Let’s throw anorexia into the mix

I haven’t thought much about eating disorders. For a while, I have understood that my eating could be categorised as ‘disordered’, but I haven’t framed it as a condition.

I know that I deliberately under eat, that I restrict my food intake. I’m aware of how much weight I have lost, and how different my body feels lately. I notice my bones when I sit against a hard surface. I can feel how much harder and sharper my body has become.

Despite seeing this change and feeling the excess space in my clothes, I am not satisfied with my weight. I don’t see myself as fat. I just imagine that if I lost a little more and a little more, I might like myself better. Each time I lose weight, I feel like I’ve achieved something, some small victory. And I have become afraid of gaining any weight at all.

In recent weeks, J has been focusing on this in my therapy sessions. She has been uncharacteristically assertive about it and I’ve found it hard to manage. I don’t want to discuss it and I don’t feel I want to change it right now. Until she started making an issue of it, I didn’t see it as a big deal.

Today, she went into it again. Starting the usual way, she asked what I’d eaten today. I don’t lie to her and I don’t want to start. But it would’ve been so much easier to dodge the discussion by making it up. Anyway, I said I’d just had an apple and I knew where the conversation would go next.

I got grumpy and defensive because I feel like a child being reprimanded when J pushes me into talking about this. And it seems to invariably bring up really difficult feelings for me; painful, powerful ones. J has made it clear that she wants something from me – she wants me to eat more, and I don’t want to commit to that. So we are at a kind of standoff, and I feel stubborn about it, while also feeling like I’m failing her.

What really upset me today then, was J bringing up anorexia. I didn’t expect it, and I didn’t think it was relevant. She asked me what I know about it and I told her I hadn’t looked into it. She suggested that I did some reading on it and I wanted to tell her to f*** off. It isn’t relevant.

Except it is. Because I have read a few things about it tonight, and it seems a lot more relevant than I would like it to be. Not because I can’t cope with naming a symptom or behaviour, but because I don’t want another diagnosis. I don’t want to add one more issue to the growing list. This already includes; major depression, anxiety, CPTSD, EUPD, substance abuse and self-harm.

Not wanting to recognise it however, doesn’t make it less real. And after reading various definitions and diagnostic criteria, I am hard pushed to argue that I am not anorexic. I don’t know how I feel about this. I guess I am shocked.

Right now, I am massively preoccupied with what horror I will wake up to following the general election here today. I don’t anticipate that the result will lift my mood.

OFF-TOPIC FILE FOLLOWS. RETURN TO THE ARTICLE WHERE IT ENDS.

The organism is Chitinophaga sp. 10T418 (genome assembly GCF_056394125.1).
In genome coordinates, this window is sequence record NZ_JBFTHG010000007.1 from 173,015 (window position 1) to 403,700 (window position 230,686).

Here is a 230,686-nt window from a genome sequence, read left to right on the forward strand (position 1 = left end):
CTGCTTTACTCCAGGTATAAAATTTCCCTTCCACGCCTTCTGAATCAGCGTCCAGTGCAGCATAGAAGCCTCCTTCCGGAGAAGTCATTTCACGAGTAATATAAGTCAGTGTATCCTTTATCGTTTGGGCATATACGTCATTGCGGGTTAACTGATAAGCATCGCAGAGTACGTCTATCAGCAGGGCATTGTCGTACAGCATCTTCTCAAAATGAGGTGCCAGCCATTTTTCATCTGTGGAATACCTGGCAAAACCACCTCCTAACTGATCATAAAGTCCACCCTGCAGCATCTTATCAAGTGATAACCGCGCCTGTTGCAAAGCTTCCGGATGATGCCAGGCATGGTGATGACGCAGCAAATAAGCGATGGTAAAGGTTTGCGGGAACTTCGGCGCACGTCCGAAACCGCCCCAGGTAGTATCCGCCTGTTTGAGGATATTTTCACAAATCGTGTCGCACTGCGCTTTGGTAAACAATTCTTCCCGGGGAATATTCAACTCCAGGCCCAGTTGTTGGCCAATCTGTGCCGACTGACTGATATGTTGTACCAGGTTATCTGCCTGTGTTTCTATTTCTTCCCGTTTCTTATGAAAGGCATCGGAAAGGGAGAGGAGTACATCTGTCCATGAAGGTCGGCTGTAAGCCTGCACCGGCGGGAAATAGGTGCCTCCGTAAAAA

6 Comments Add yours

  1. I think that most, if not all of us who struggle with mental illness find that we deal with multi-faceted “diagnoses”, but I think they are all interrelated, so if it helps, just consider all of the specifics as various symptoms of the one main problem. I’ve grappled extensively with depression, anxiety, alcoholism, drug abuse, insomnia, and probably quite a few other things I’m forgetting at the moment. Rather than view all of these things as multiple issues, I now tend to see them as symptoms of the larger problem. And in fact, dealing with one tends to deal with all of them since they are so interrelated.

    Liked by 1 person

    1. Laura says:

      Thank you for that reassurance. It’s definitely a better way of looking at things. I’m sorry you’ve struggled with so many difficulties. It sounds like you’ve got a good sense of perspective though, and that must help you face it all.

      Liked by 1 person

      1. sadamy says:

        I also recently got reminded of my “disordered” eating during therapy, which turns out to be Avoidant Restrictive Feeding Intact Disorder (ARFID). It is a brand new category in the new version of the DSM, DSM-V. I agree that it is upsetting, and not very helpful, to get reminded of its existence, honestly. I, too, do not see the ED as a separate issue, but rather, one branch of an issue shooting out from the root of all my problems (others being complex PTSD, depression and anxiety), which for me is perfectionism/control. Sending hugs.

        Liked by 1 person

      2. Laura says:

        thanks for the hugs. I wish you well in your recovery.


  2. manyofus1980 says:

    laura, I hope you are ok and you didn’t wake up to a horrible mood today. it seems like the general election went in a different direction than people thought it would go. I struggle with bulimia well an alter in my system does I have did, so yeah, I get where your coming from, I hate when my t pushes the issue too. xxx

    Liked by 1 person

    1. Laura says:

      I was awake most of the night, the results got a bit exciting… I am relieved and optimistic about the result. It’s not perfect, but way better than expected. Sorry to hear that you struggle with bulimia. I don’t know a lot about it, other than that it must be hard to deal with. And I guess that because it’s a part rather than all of you that complicates it further. Thanks for sharing your identification, it helps. x


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